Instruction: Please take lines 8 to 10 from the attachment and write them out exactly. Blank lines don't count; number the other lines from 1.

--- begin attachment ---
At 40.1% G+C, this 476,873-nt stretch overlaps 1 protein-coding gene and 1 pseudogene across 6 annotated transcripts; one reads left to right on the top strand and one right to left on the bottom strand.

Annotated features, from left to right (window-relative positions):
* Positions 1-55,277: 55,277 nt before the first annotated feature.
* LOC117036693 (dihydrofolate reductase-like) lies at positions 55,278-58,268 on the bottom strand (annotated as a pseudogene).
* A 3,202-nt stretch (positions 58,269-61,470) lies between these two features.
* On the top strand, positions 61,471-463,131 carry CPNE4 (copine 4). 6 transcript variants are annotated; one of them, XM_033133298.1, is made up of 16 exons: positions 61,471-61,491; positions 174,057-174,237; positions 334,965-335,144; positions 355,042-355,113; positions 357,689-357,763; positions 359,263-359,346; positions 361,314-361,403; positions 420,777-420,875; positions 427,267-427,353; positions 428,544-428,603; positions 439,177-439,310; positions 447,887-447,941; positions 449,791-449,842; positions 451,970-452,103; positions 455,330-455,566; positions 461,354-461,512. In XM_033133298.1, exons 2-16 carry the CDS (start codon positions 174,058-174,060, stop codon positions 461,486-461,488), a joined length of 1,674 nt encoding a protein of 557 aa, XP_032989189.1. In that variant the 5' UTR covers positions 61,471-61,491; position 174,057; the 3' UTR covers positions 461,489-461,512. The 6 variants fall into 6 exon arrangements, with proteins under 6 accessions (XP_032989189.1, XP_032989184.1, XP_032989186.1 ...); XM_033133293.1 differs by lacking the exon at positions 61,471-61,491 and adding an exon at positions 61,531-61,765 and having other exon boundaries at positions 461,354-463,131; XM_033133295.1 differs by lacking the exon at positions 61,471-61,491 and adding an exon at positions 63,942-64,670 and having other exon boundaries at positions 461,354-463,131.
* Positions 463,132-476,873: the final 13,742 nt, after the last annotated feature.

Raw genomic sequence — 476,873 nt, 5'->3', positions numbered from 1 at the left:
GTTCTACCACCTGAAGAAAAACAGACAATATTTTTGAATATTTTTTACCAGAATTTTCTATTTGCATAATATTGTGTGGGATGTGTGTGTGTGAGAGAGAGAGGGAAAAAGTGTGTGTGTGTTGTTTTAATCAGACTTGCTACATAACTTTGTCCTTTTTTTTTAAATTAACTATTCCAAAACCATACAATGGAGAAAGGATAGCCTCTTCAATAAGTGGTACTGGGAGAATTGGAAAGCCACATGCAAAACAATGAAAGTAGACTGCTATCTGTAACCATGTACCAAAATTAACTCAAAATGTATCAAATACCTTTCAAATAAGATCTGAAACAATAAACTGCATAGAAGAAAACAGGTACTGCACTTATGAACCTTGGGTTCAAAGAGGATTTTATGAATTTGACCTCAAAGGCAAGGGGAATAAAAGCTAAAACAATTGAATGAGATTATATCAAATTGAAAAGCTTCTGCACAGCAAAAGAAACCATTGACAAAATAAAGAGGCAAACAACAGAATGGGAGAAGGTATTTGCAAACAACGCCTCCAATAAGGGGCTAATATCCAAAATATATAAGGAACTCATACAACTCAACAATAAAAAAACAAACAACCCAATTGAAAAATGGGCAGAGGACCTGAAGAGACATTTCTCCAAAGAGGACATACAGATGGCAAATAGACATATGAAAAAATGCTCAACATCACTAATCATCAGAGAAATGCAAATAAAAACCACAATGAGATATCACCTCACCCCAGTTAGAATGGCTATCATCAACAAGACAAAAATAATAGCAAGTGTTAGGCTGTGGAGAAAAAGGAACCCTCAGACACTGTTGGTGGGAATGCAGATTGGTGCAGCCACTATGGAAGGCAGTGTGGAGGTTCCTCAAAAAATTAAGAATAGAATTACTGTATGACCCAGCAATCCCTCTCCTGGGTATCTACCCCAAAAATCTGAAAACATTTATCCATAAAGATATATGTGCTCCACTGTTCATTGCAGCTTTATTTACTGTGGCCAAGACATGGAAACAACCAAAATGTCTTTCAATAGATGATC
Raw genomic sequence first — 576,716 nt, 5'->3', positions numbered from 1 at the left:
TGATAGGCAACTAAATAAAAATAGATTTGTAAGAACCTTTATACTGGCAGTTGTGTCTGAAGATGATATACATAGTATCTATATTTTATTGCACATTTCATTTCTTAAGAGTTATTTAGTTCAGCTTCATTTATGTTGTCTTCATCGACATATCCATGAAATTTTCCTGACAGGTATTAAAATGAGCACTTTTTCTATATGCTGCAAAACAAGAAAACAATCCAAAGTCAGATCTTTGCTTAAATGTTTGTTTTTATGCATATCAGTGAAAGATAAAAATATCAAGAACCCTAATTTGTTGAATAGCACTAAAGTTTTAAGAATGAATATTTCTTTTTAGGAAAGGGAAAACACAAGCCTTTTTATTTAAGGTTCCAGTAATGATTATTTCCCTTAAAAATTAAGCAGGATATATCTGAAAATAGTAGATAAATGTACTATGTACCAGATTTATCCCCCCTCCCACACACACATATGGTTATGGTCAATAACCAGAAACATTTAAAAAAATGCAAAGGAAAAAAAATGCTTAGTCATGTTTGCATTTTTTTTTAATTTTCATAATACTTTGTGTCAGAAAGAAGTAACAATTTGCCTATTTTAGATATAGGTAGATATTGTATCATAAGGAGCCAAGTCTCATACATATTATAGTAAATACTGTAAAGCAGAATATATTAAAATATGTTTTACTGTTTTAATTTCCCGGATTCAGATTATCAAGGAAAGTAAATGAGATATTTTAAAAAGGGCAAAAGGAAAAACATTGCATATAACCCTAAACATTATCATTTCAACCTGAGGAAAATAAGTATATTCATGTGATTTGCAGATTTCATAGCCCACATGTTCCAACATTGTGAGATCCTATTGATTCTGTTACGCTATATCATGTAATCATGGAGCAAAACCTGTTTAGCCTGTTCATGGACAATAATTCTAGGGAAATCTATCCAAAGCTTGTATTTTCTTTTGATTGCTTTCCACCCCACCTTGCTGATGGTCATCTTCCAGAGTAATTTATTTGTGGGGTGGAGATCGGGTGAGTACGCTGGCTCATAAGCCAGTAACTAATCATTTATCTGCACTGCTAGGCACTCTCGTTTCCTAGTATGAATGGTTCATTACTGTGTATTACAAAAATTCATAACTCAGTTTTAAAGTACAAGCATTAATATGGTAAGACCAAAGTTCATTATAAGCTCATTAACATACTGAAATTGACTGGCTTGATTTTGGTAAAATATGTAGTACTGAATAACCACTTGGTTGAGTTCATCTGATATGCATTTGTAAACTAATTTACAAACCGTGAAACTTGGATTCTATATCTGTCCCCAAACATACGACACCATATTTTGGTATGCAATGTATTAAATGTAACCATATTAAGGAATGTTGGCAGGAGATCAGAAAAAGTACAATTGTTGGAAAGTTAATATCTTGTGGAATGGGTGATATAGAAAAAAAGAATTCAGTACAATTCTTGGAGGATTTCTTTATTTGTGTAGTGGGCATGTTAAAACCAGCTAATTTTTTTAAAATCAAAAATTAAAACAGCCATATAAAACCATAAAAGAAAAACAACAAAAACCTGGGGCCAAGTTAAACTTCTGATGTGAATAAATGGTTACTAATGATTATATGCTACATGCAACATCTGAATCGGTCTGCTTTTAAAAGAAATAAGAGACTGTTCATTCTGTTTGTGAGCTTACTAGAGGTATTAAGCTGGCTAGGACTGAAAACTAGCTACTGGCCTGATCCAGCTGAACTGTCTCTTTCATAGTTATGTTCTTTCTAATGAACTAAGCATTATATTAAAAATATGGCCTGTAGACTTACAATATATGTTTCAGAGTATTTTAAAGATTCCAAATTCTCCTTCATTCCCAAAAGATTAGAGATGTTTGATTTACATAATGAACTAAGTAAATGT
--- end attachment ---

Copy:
Raw genomic sequence — 476,873 nt, 5'->3', positions numbered from 1 at the left:
GTTCTACCACCTGAAGAAAAACAGACAATATTTTTGAATATTTTTTACCAGAATTTTCTATTTGCATAATATTGTGTGGGATGTGTGTGTGTGAGAGAGAGAGGGAAAAAGTGTGTGTGTGTTGTTTTAATCAGACTTGCTACATAACTTTGTCCTTTTTTTTTAAATTAACTATTCCAAAACCATACAATGGAGAAAGGATAGCCTCTTCAATAAGTGGTACTGGGAGAATTGGAAAGCCACATGCAAAACAATGAAAGTAGACTGCTATCTGTAACCATGTACCAAAATTAACTCAAAATGTATCAAATACCTTTCAAATAAGATCTGAAACAATAAACTGCATAGAAGAAAACAGGTACTGCACTTATGAACCTTGGGTTCAAAGAGGATTTTATGAATTTGACCTCAAAGGCAAGGGGAATAAAAGCTAAAACAATTGAATGAGATTATATCAAATTGAAAAGCTTCTGCACAGCAAAAGAAACCATTGACAAAATAAAGAGGCAAACAACAGAATGGGAGAAGGTATTTGCAAACAACGCCTCCAATAAGGGGCTAATATCCAAAATATATAAGGAACTCATACAACTCAACAATAAAAAAACAAACAACCCAATTGAAAAATGGGCAGAGGACCTGAAGAGACATTTCTCCAAAGAGGACATACAGATGGCAAATAGACATATGAAAAAATGCTCAACATCACTAATCATCAGAGAAATGCAAATAAAAACCACAATGAGATATCACCTCACCCCAGTTAGAATGGCTATCATCAACAAGACAAAAATAATAGCAAGTGTTAGGCTGTGGAGAAAAAGGAACCCTCAGACACTGTTGGTGGGAATGCAGATTGGTGCAGCCACTATGGAAGGCAGTGTGGAGGTTCCTCAAAAAATTAAGAATAGAATTACTGTATGACCCAGCAATCCCTCTCCTGGGTATCTACCCCAAAAATCTGAAAACATTTATCCATAAAGATATATGTGCTCCACTGTTCATTGCAGCTTTATTTACTGTGGCCAAGACATGGAAACAACCAAAATGTCTTTCAATAGATGATC
Raw genomic sequence first — 576,716 nt, 5'->3', positions numbered from 1 at the left: